How would I graph an expression like
|x^(2)-1|
I know I would first convert it to a piece wise function where:

- anonymous

- katieb

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- anonymous

WHOA 2 LAZY 2 ANSWER BOO HOO

- anonymous

x^(2)-1 if x^(2) -1 >=0
and
-x^(2) + 1 x^(2) -1 <0

- anonymous

FIGURE IT OUTIT IS YOUR HW

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## More answers

- anonymous

Isn't it just the graph of x^2 - 1 but with the part which is below the x-axis inverted so that it is above the x-axis? You will lose differentiability at x=-1 and x=1 but continuity is preserved so there is no need to define it piece-wise?

- anonymous

MAKE ME

- anonymous

So
x^(2)-1 if x^(2) -1 >=0
and
-x^(2) + 1 x^(2) -1 <0
x^(2) - 1 if x >= 1
and
-x^(2) + 1 if x < 1
Thus I can just input values into both sides, anyone able to provide me with a more difficult piece wise function.
I know it is elementary I just want to refresh my memory.

- myininaya

@Hermella please don't yell at people to just figure it out on their own. They come on this site to get help. If you don't want to help, then just ignore their question.

- myininaya

So how would you just graph x^2-1?
this is a parabola right with y-intercept -1 and x-intercept -1 and 1

- myininaya

|dw:1326156295808:dw|

- anonymous

-x^(2) + 1 if x < 1 violates -x^(2) + 1 if x^(2) -1 <0. Take x = 1/2

- myininaya

now what does -x^2+1 look like
(note we will worry about the domains in a sec)

- myininaya

|dw:1326156367729:dw|

- myininaya

now the first graph was for x>=1 so we need to play with's domain

- myininaya

|dw:1326156439379:dw|

- myininaya

now for the 2nd part we have x<1

- myininaya

|dw:1326156472771:dw|

- myininaya

something like that

- anonymous

Oh thanks for going through this step by step, it is clear to me now. Could you give me an example of a piece wise function that is not continuous if not I understand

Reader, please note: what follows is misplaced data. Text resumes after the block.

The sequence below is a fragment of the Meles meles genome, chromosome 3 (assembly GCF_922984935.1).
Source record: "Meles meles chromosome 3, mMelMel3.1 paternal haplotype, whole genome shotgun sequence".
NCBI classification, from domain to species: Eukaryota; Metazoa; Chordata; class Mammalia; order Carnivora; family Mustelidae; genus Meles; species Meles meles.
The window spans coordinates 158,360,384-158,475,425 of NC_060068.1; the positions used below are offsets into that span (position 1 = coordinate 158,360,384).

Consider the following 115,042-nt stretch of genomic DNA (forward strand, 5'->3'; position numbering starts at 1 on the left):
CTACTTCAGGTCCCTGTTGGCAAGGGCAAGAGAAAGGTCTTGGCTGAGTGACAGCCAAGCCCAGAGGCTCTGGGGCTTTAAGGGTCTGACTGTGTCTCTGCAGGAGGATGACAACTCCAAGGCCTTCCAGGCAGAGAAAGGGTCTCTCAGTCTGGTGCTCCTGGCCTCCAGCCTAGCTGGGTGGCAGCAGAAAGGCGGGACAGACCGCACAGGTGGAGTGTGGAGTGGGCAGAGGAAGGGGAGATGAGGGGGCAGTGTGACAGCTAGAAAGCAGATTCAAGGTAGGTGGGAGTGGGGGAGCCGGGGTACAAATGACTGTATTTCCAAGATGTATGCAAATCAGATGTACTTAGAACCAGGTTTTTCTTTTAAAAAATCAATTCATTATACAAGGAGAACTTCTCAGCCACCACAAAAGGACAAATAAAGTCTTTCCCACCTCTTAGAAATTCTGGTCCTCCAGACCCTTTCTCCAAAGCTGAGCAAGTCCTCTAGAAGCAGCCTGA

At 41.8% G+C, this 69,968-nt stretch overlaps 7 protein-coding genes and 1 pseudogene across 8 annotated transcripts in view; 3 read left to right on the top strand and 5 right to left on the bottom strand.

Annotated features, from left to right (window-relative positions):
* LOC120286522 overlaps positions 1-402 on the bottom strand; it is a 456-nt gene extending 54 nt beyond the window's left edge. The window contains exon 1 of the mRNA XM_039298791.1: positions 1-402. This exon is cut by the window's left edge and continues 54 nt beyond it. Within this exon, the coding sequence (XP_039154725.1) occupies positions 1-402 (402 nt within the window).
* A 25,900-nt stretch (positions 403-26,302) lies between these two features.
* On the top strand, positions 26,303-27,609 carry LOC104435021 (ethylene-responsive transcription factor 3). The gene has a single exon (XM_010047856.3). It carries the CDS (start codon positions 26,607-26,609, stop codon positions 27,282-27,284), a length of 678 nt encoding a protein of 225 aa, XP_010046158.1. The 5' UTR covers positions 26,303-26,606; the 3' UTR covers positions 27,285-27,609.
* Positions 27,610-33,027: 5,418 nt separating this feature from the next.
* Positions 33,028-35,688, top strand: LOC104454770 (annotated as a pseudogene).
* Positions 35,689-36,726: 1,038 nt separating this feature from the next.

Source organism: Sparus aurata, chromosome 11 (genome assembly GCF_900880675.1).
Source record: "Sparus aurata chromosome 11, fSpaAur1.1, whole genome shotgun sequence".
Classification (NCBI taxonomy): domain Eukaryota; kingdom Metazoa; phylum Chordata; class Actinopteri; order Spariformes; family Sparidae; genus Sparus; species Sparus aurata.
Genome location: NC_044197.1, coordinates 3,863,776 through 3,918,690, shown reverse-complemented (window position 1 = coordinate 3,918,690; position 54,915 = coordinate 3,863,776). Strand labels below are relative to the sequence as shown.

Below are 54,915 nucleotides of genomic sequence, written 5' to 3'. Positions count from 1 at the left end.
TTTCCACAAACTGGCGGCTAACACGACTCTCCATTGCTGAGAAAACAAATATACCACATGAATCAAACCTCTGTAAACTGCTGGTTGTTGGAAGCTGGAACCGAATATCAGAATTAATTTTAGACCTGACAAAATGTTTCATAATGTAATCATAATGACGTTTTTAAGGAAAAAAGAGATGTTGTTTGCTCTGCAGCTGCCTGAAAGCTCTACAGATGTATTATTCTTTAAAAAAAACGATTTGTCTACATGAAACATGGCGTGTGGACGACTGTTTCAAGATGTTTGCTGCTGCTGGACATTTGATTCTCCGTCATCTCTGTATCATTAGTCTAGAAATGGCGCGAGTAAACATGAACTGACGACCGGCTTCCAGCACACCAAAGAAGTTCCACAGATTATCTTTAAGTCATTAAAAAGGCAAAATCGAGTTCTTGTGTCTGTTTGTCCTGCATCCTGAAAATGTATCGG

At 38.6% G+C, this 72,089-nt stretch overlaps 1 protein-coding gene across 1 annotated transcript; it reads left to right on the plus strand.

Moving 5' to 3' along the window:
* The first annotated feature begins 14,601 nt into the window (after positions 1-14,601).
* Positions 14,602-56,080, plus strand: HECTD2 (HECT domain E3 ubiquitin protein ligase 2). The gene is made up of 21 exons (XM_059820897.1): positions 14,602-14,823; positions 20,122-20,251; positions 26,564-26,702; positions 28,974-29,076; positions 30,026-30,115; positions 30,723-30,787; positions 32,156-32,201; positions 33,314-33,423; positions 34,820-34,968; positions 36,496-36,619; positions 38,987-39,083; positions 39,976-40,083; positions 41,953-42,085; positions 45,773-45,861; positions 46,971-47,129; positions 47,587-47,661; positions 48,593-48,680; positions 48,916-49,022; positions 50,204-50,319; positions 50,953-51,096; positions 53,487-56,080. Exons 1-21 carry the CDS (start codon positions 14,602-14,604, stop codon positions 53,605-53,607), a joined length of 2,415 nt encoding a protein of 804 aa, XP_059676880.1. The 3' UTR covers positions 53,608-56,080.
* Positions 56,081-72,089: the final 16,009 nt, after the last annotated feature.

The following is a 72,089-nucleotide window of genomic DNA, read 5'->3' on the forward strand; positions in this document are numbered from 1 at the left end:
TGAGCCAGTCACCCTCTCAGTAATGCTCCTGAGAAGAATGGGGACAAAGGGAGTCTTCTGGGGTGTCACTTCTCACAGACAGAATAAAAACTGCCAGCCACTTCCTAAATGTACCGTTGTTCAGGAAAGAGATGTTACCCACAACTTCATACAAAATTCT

- myininaya

wait something is wrong with my graph its not all above the x-axis

- myininaya

ok so we had
\[|x^2-1|=(x^2-1) \text{ if } x^2-1 \ge 0\]
\[|x^2-1|=-(x^2-1) \text{ if } x^2-1<0\]
right?

- anonymous

yup

- anonymous

don't understand what is incorrect with your graph it seems correct to me

- myininaya

\[(x-1)(x+1) \ge 0 \]
this is 0 when x=1 and x=-1
---|----|---
-1 1
now we need to test where (x-1)(x+1) is greater than 0
so we try the first interval (-inf,-1)
we choose a number like -2
(-2-1)(-2+1)=(-3)(-1)=3>0
so on the interval (-inf,-1)=> (x-1)(x+1)>0
what about the interval (-1,1)
we choose a number like 0
(0-1)(0+1)=-1(1)=-1<0
so on this interval we have that (x-1)(x+1)<0
now last interval (1,inf)
we choose a number to try like 2
(2-1)(2+1)=1(3)=3>0
so for the interval (1,inf)=> (x-1)(x+1)>0
so for this |x^2-1|=x^2-1 happens on (-inf,-1) and (1,inf)
now lets check out the other equality
|x^2-1|=-(x^2-1)=-x^2+1 this is for x^2-1<0
(x-1)(x+1)<0 btw (-1,1)

- myininaya

there we go

- myininaya

i should have done all the work earlier
i just skipped this algebra part

- myininaya

so do you understand |x^2-1|=x^2-1 on the intervals (-inf,-1), (1,inf)
and |x^2-1|=-(x^2-1) on the interval (-1,1)

- myininaya

now back to our parabolas

- anonymous

so (1,-1) does not exist in the domain?

- myininaya

so x^2-1 we had |dw:1326157039943:dw|
but we didn't have it for (-1,1)

- myininaya

so we actually have
|dw:1326157076390:dw|

- myininaya

that is for the |x^2-1|=x^2-1 for the intervals (-inf,-1),(1,inf)

- anonymous

why is (-1, 1) excluded from the domain I don't understand

- myininaya

now for the middle part (-1,1) we have |x^2-1|=-(x^2-1)

- myininaya

|dw:1326157146780:dw|

- myininaya

|x^2-1|=x^2-1 for x^2-1>0 right?

- myininaya

now did you solve x^2-1>0?

- myininaya

you will get that |x^2-1|=x^2-1 is only true for the intervals (-inf,-1),(1,inf)

- myininaya

now for |x^2-1|=-(x^2-1) is only true for the intervals (-1,1)

- anonymous

oh, because it is the only area of the graph that will make the graph less than zero

- myininaya

yes x^2-1<0 on the interval (-1,1)

- anonymous

so when solving these it is important to make a chart and plug in numbers between the intervals

- myininaya

yes most definitely

- anonymous

Thanks I think it is a bit more clear in my head how to solve these now I need to focus on the output of the piece wise function and use that to guide me on how to graph the function

- anonymous

after considering the graph of the various rules of the function

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